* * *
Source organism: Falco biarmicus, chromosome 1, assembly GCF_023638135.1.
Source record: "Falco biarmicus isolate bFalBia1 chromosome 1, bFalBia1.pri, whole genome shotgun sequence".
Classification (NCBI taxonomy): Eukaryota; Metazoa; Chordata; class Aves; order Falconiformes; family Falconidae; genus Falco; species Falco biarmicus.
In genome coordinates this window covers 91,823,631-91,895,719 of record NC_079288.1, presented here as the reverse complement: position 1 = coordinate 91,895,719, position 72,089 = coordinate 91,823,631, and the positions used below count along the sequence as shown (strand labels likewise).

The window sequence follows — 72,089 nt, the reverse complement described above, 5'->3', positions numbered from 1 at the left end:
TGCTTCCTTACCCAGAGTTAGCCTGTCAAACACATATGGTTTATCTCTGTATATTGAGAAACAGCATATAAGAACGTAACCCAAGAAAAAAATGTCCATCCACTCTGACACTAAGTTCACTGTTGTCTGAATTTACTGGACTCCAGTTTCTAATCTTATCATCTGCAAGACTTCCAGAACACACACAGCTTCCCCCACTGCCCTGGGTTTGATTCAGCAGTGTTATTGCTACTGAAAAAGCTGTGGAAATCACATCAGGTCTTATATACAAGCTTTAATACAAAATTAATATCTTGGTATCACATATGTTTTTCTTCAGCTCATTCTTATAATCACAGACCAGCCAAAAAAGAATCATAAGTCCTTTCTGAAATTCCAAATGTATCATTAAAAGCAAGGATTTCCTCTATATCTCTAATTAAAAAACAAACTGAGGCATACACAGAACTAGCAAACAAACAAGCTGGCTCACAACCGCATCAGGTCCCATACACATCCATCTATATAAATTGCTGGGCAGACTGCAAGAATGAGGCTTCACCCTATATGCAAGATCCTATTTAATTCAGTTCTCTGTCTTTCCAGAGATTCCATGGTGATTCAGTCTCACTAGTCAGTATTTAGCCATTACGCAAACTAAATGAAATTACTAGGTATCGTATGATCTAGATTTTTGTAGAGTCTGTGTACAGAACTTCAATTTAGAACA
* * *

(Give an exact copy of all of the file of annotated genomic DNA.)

Source organism: Falco biarmicus, chromosome 1, assembly GCF_023638135.1.
Source record: "Falco biarmicus isolate bFalBia1 chromosome 1, bFalBia1.pri, whole genome shotgun sequence".
Classification (NCBI taxonomy): Eukaryota; Metazoa; Chordata; class Aves; order Falconiformes; family Falconidae; genus Falco; species Falco biarmicus.
In genome coordinates this window covers 91,823,631-91,895,719 of record NC_079288.1, presented here as the reverse complement: position 1 = coordinate 91,895,719, position 72,089 = coordinate 91,823,631, and the positions used below count along the sequence as shown (strand labels likewise).

The window sequence follows — 72,089 nt, the reverse complement described above, 5'->3', positions numbered from 1 at the left end:
TGCTTCCTTACCCAGAGTTAGCCTGTCAAACACATATGGTTTATCTCTGTATATTGAGAAACAGCATATAAGAACGTAACCCAAGAAAAAAATGTCCATCCACTCTGACACTAAGTTCACTGTTGTCTGAATTTACTGGACTCCAGTTTCTAATCTTATCATCTGCAAGACTTCCAGAACACACACAGCTTCCCCCACTGCCCTGGGTTTGATTCAGCAGTGTTATTGCTACTGAAAAAGCTGTGGAAATCACATCAGGTCTTATATACAAGCTTTAATACAAAATTAATATCTTGGTATCACATATGTTTTTCTTCAGCTCATTCTTATAATCACAGACCAGCCAAAAAAGAATCATAAGTCCTTTCTGAAATTCCAAATGTATCATTAAAAGCAAGGATTTCCTCTATATCTCTAATTAAAAAACAAACTGAGGCATACACAGAACTAGCAAACAAACAAGCTGGCTCACAACCGCATCAGGTCCCATACACATCCATCTATATAAATTGCTGGGCAGACTGCAAGAATGAGGCTTCACCCTATATGCAAGATCCTATTTAATTCAGTTCTCTGTCTTTCCAGAGATTCCATGGTGATTCAGTCTCACTAGTCAGTATTTAGCCATTACGCAAACTAAATGAAATTACTAGGTATCGTATGATCTAGATTTTTGTAGAGTCTGTGTACAGAACTTCAATTTAGAACA